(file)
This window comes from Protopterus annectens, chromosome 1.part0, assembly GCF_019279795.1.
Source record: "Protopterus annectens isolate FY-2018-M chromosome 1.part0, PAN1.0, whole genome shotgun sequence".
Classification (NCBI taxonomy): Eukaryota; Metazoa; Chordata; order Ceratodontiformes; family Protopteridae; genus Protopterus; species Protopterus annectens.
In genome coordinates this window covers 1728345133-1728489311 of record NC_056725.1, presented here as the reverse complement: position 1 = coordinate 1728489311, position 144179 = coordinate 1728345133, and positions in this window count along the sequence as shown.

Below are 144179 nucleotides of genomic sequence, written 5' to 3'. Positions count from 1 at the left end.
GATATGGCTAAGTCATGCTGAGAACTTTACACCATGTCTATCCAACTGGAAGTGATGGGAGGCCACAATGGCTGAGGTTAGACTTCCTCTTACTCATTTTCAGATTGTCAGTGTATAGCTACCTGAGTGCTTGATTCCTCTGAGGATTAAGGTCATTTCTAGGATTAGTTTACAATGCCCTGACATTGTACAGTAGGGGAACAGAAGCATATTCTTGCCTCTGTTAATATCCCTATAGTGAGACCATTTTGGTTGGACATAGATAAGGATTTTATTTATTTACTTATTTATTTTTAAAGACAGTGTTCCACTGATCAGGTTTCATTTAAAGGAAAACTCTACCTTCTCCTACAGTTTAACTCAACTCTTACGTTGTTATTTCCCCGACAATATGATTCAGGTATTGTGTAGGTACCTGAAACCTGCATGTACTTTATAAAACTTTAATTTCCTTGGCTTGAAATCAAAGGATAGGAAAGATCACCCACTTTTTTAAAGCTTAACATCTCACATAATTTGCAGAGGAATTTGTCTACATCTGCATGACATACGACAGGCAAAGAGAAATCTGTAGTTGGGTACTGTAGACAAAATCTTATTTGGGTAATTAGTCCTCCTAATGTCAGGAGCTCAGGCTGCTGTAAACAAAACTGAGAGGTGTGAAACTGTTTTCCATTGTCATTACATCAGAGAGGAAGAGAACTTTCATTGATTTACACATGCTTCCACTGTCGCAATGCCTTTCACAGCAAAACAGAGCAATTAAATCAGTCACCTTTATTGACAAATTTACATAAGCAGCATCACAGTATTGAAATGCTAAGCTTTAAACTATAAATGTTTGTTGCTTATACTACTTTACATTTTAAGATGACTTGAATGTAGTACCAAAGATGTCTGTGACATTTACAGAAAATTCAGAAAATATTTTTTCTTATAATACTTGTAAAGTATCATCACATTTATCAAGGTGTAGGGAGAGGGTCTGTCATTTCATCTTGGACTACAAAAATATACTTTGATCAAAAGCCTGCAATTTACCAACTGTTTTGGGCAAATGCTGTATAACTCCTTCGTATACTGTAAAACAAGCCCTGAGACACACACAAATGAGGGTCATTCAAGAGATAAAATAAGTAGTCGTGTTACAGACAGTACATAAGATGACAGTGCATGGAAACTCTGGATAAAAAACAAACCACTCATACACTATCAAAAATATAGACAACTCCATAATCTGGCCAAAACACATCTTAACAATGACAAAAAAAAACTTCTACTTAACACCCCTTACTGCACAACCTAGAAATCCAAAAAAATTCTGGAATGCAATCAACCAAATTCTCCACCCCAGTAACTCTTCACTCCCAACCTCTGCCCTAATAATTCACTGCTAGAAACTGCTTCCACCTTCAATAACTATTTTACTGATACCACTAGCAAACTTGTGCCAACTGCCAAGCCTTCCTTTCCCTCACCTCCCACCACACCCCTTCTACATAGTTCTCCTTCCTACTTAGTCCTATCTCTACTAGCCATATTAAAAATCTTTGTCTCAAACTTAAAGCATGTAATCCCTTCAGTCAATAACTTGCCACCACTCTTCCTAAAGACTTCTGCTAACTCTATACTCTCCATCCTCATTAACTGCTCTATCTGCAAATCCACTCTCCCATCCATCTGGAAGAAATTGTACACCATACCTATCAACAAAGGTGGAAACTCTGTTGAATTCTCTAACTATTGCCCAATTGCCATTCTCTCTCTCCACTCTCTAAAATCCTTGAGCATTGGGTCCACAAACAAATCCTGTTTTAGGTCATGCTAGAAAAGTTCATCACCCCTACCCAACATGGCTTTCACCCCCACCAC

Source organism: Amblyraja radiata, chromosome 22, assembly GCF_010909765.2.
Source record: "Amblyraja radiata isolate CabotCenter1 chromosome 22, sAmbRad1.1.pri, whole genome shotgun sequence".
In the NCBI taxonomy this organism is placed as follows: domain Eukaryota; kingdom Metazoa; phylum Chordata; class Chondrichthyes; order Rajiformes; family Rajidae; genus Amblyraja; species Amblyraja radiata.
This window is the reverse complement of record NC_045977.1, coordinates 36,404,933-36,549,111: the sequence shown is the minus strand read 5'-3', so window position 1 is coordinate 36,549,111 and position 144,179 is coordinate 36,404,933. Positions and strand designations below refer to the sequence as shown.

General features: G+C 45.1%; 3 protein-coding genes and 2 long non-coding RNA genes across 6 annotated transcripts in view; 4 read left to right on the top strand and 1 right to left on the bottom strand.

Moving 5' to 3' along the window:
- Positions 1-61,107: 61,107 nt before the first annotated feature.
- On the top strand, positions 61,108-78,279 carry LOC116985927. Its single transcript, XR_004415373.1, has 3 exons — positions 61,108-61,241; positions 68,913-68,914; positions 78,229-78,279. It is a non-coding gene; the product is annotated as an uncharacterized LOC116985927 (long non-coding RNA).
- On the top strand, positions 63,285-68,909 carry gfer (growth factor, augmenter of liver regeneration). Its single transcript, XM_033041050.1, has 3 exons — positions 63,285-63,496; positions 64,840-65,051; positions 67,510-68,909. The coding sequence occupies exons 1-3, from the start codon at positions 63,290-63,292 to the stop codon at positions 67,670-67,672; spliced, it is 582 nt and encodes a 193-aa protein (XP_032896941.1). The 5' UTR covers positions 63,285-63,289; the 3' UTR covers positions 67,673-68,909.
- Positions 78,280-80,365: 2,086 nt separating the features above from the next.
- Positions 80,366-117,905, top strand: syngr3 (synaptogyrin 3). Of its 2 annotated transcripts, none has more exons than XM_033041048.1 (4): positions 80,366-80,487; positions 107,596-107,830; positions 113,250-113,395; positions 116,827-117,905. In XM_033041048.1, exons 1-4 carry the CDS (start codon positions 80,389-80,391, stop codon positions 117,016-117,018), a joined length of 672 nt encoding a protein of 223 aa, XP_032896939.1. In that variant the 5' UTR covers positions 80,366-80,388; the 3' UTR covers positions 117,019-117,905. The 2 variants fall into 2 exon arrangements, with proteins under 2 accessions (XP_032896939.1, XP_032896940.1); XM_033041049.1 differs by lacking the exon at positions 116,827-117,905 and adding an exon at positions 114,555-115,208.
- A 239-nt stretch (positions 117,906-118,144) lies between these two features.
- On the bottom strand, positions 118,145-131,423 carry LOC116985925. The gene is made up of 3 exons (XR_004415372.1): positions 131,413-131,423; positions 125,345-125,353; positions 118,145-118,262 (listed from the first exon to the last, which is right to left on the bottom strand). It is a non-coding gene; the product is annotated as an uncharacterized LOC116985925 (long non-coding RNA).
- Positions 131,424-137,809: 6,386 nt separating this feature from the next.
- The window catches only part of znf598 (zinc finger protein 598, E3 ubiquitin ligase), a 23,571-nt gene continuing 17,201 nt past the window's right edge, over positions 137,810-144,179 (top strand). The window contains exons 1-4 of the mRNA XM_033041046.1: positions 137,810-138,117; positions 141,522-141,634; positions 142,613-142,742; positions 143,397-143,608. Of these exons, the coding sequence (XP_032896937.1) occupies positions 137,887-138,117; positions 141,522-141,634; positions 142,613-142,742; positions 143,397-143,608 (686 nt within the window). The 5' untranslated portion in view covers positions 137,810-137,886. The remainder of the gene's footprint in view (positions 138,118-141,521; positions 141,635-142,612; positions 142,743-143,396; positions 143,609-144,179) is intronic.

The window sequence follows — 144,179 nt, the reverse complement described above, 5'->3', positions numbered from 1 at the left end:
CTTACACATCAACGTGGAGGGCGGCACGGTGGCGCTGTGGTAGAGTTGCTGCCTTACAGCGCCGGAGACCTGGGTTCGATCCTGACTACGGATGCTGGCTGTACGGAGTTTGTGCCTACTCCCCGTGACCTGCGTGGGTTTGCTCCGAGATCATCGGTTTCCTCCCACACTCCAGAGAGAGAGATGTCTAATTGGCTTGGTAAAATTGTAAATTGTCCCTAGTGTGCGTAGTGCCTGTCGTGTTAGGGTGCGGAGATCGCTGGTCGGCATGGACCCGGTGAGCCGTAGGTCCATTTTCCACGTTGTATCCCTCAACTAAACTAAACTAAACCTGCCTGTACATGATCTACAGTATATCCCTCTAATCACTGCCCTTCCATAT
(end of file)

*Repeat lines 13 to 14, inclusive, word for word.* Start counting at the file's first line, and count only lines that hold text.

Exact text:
- Positions 1-61,107: 61,107 nt before the first annotated feature.
- On the top strand, positions 61,108-78,279 carry LOC116985927. Its single transcript, XR_004415373.1, has 3 exons — positions 61,108-61,241; positions 68,913-68,914; positions 78,229-78,279. It is a non-coding gene; the product is annotated as an uncharacterized LOC116985927 (long non-coding RNA).